Basic CT Questions


Sorry for the basic questions, I've bought an emonTXv3 and a load of CT sensors but I'm brand new to this so need a few pointers. I've read all the docs I could find but I'm not 100% sure so wanted to verify some things.

1) If I want to use a CT sensor to monitor the light circuit coming out of the consumer unit, then do I need to connect it around only around the live wire coming out?

2) Similar to 1), if I want to monitor a specific appliance using a CT sensor, should I make an extension lead to go inbetween the plug socket and the appliance and connect the CT around the live wire only? Does it matter that the CT won't be a tight fit and will be loose around the wire?

3) Or is there a better device that I should buy to do 2) ?

4) I've read that I shouldn't connect a CT while the power is on. Does this apply to the ones in the shop - ?
I was wondering if it was OK to connect them live as they don't touch the wire like some other CT sensors?

Many thanks,

Robert Wall's picture

Re: Basic CT Questions

1. Yes.
2. Yes, and no, it doesn't matter that the CT is loose on a wire. It makes no detectable difference whether it's straight through the middle, at one side or slanted.
3. The Shop CT with the emonTx V3 is not really suitable for single appliances, as the CT is good to 100 A and the 3 principal inputs are scaled for that. (Input 4 is scaled for a bit under 20 A maximum, so much better for a single appliance, or your lighting circuit.) If you're able to accept that accuracy (percentage-wise) falls dramatically when the current gets below about 1% (125 W / 250 W depending on what your supply is, then you're OK, otherwise you should consider modifying the emonTx V3 to increase the sensitivity of inputs 1 - 3 by changing the burden resistor.
4. You shouldn't dis-connect a CT while its primary circuit is energised. This is because a CT is a current source, so it will generate whatever voltage is necessary to drive the current it wants to into its load. Therefore, quite high voltages can be generated. The YHDC SCT-013-000 has protective zener diodes inside that limit the voltage to 22 V, so while there's probably not enough current available to damage the V3, for the sake of switching off the load (or unclipping the CT from the cable) it's better not to risk it.

niallel's picture

Re: Basic CT Questions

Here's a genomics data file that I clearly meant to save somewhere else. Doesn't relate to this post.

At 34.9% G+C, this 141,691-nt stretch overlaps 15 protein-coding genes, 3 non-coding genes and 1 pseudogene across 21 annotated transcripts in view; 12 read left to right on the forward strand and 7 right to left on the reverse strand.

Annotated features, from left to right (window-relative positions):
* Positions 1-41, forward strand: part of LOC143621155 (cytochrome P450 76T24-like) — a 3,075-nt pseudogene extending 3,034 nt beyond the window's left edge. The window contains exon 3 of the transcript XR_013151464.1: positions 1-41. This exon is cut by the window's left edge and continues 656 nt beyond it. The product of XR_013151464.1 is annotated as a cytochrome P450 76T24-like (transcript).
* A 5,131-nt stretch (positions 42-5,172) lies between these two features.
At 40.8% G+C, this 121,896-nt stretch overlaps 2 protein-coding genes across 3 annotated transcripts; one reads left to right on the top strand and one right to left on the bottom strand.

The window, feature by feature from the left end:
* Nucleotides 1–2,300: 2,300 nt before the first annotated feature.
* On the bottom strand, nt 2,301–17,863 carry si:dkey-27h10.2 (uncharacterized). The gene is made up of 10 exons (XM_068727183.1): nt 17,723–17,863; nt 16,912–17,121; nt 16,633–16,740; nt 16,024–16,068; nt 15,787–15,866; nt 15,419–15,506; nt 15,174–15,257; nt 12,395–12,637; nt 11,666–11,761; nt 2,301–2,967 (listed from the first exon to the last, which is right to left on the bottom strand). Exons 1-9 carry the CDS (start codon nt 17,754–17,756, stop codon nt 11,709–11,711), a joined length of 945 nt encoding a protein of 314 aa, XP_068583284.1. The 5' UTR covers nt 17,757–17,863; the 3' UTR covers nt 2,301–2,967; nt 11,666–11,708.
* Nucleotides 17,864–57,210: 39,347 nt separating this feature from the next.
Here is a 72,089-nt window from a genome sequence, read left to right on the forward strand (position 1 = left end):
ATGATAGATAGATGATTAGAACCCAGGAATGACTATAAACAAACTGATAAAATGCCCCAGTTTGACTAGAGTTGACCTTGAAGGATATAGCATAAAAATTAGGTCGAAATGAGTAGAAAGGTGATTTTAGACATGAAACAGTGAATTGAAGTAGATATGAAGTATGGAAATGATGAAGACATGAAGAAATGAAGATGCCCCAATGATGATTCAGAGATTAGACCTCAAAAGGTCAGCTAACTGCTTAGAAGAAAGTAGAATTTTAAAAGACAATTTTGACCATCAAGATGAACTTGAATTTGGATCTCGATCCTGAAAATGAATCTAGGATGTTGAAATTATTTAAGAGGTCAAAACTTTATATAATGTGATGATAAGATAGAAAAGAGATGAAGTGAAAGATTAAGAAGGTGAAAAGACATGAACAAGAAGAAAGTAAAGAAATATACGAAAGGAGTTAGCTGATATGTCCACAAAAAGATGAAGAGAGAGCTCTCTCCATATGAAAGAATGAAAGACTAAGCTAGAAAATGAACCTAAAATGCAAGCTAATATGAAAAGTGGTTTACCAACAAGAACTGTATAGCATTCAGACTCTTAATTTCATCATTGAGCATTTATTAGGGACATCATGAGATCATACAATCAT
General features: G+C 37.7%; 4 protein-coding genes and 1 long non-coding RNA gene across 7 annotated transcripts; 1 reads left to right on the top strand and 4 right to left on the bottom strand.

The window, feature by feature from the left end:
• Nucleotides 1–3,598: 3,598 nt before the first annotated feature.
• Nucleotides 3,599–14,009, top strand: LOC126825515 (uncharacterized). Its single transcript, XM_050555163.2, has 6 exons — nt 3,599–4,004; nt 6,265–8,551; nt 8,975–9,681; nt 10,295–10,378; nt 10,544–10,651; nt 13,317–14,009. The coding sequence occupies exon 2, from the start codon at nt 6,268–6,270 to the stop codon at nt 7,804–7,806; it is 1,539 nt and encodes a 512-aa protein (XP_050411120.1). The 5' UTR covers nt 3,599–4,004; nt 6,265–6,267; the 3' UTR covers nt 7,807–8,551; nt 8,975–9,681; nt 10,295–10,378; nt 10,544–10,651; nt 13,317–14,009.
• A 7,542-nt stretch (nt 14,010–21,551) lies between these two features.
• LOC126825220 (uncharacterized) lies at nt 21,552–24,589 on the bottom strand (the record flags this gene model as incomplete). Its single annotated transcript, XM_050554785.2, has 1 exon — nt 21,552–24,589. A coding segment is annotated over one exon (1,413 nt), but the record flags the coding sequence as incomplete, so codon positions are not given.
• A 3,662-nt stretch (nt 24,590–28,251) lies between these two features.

Thanks so much for the quick reply, makes it very clear.

With regards 3. would you say that if I want to monitor each circuit coming out of the consumer unit then the CT would be a good fit, especially for the lights if the majority is switched off - the Wattage will be less than 125W.

I don't really want to modify the emonTx, I'm liable to break the whole thing.

For monitoring individual appliances, what would you recommend to work with emonhub/emoncms?

thanks again,

Robert Wall's picture

Re: Basic CT Questions

The emonTx was designed for whole-house monitoring. I don't know of a device that is more suitable for individual appliances, unfortunately.

Modifying the emonTx should be relatively simple if you have some experience in electronics - for each channel that you want to modify, you need to remove one surface-mount resistor and replace it with a wire-ended one of higher value.

But if this is too daunting, I'd suggest you try the emonTx as it is and see if the performance is acceptable. You should get reasonable accuracy down to about 200 mA ( ~45 W with a 240 V supply) using input 4. So with more than about 4 medium-sized CFLs, you should be OK for accuracy, though it will read something to much lower currents. There's a Building Blocks article that explains the theory behind what happens to the ADC with very small inputs.

thiebolt's picture

Re: Basic CT Questions


I have had the same issue: 100A CT with all lights turned on in the corridor leading to ... less than 5A (remember that according to the manufacturer, 0-5A is not considered a range to use the CT). So i decided to switch to 30A CT (same manufacturer): to do so, bear in mind that 30A CT already features a burden resistor, this means that you have to remove 3 x 22R resistors

Hope this helps

Robert Wall's picture

Re: Basic CT Questions

As far as I'm aware, the 30 A CT is identical to the 100 A version except that it has the built-in burden resistor. It is therefore a less flexible solution.

thiebolt's picture

Re: Basic CT Questions

Thanks for pointing out that, i was not aware of the fact that all of the SCT-013 series are in fact the same CT either without a bruden resistor (100A) or with an integrated one (all of the others).

Anyway, 30A is still far above my requirements (most of the time, light circuit is either protected with a 10a or 16a and most of the time real power consumption is far below this level), so i bought both 5 an 10a CT (non -split core version) and i removed emonTxV3's burden resistors: this allows me to directly solder my burden resistor at the output pins of those CT.



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